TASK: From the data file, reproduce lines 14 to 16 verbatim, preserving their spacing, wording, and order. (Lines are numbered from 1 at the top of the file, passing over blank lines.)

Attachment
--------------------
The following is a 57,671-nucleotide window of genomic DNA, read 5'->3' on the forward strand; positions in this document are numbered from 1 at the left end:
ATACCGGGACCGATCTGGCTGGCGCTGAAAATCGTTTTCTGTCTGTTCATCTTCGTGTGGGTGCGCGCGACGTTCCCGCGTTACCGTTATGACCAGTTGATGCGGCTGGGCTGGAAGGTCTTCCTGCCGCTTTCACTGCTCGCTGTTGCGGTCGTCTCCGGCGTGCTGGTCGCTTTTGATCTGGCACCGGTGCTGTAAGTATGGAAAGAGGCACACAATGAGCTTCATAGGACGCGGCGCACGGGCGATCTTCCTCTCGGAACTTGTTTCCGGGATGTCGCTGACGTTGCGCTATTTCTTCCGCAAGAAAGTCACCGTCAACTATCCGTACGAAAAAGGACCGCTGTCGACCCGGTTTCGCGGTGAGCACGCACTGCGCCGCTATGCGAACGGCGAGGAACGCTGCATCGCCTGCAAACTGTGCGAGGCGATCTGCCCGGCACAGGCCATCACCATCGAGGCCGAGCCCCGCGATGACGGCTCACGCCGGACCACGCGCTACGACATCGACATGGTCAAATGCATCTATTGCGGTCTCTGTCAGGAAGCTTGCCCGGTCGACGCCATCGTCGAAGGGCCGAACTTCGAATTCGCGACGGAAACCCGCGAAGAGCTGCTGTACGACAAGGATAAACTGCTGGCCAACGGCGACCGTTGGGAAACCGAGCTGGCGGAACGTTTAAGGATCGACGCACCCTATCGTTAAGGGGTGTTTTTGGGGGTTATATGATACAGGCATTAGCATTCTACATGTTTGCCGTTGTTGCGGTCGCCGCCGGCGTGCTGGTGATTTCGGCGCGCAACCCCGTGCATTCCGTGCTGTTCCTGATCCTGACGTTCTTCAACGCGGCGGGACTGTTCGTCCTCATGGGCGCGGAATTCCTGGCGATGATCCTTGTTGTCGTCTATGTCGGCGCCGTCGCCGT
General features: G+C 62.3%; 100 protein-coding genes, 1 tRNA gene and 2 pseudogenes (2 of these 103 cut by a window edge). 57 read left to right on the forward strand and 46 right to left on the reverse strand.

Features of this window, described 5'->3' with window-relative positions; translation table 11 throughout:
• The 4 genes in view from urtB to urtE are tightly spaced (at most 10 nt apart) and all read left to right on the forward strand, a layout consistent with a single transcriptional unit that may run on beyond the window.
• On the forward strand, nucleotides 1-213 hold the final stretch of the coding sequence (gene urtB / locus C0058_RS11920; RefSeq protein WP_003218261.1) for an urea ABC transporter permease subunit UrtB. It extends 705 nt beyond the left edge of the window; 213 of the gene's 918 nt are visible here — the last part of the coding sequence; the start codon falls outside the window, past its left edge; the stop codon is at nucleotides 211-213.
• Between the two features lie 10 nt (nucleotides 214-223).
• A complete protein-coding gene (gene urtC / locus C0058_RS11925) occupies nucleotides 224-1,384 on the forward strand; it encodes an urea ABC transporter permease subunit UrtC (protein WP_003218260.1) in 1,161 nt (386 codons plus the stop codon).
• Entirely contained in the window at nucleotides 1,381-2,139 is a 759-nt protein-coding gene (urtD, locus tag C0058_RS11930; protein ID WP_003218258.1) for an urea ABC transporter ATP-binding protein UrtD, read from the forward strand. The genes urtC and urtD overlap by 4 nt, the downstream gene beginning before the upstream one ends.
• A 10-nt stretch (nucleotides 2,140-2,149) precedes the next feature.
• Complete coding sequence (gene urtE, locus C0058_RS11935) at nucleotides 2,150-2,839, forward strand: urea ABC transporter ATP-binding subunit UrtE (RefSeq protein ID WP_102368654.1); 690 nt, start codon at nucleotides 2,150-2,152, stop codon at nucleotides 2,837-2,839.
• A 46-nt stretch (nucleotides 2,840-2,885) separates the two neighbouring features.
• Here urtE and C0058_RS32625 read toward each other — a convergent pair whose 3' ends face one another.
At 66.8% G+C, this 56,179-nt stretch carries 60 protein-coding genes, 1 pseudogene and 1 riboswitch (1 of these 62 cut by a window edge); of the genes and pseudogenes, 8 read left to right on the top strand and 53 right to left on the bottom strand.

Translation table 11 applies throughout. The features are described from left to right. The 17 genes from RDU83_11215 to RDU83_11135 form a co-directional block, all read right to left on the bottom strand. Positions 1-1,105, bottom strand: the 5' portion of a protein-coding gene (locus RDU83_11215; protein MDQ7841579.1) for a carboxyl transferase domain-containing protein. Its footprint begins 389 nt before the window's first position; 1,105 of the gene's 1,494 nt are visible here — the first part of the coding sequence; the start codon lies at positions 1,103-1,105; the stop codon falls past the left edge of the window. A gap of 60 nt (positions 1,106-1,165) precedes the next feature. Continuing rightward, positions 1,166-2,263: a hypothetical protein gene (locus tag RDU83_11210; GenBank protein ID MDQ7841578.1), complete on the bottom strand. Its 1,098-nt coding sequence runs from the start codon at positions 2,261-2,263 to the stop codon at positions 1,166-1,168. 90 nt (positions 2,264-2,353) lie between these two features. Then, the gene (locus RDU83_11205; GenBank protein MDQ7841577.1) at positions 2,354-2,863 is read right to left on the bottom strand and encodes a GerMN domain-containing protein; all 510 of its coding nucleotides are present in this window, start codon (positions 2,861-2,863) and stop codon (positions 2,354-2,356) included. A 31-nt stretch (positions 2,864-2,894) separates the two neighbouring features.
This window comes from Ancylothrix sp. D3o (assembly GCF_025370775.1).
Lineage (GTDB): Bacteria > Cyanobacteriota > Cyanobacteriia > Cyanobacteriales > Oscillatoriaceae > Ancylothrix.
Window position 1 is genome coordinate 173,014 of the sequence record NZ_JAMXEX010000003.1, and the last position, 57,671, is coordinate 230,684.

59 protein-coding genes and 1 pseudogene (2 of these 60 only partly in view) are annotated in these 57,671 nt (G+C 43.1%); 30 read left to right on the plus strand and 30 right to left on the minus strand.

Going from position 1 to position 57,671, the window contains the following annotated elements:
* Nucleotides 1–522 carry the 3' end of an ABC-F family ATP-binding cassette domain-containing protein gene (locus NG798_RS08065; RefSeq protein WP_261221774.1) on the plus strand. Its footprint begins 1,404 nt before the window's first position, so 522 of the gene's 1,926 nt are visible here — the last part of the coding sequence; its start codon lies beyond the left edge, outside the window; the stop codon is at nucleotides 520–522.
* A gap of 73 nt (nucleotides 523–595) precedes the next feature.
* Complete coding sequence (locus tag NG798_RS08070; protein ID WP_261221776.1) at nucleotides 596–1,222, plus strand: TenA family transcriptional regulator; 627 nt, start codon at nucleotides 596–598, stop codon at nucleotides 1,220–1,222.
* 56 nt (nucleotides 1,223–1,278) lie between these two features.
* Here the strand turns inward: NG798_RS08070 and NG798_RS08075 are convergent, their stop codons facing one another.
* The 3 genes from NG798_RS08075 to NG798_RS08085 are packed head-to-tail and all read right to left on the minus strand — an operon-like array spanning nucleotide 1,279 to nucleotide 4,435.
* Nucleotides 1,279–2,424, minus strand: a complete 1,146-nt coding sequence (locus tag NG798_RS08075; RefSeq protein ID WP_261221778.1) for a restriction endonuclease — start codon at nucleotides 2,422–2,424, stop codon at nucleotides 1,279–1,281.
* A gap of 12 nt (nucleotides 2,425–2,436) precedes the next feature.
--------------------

At 66.8% G+C, this 56,179-nt stretch carries 60 protein-coding genes, 1 pseudogene and 1 riboswitch (1 of these 62 cut by a window edge); of the genes and pseudogenes, 8 read left to right on the top strand and 53 right to left on the bottom strand.

Translation table 11 applies throughout. The features are described from left to right. The 17 genes from RDU83_11215 to RDU83_11135 form a co-directional block, all read right to left on the bottom strand. Positions 1-1,105, bottom strand: the 5' portion of a protein-coding gene (locus RDU83_11215; protein MDQ7841579.1) for a carboxyl transferase domain-containing protein. Its footprint begins 389 nt before the window's first position; 1,105 of the gene's 1,494 nt are visible here — the first part of the coding sequence; the start codon lies at positions 1,103-1,105; the stop codon falls past the left edge of the window. A gap of 60 nt (positions 1,106-1,165) precedes the next feature. Continuing rightward, positions 1,166-2,263: a hypothetical protein gene (locus tag RDU83_11210; GenBank protein ID MDQ7841578.1), complete on the bottom strand. Its 1,098-nt coding sequence runs from the start codon at positions 2,261-2,263 to the stop codon at positions 1,166-1,168. 90 nt (positions 2,264-2,353) lie between these two features. Then, the gene (locus RDU83_11205; GenBank protein MDQ7841577.1) at positions 2,354-2,863 is read right to left on the bottom strand and encodes a GerMN domain-containing protein; all 510 of its coding nucleotides are present in this window, start codon (positions 2,861-2,863) and stop codon (positions 2,354-2,356) included. A 31-nt stretch (positions 2,864-2,894) separates the two neighbouring features.
This window comes from Ancylothrix sp. D3o (assembly GCF_025370775.1).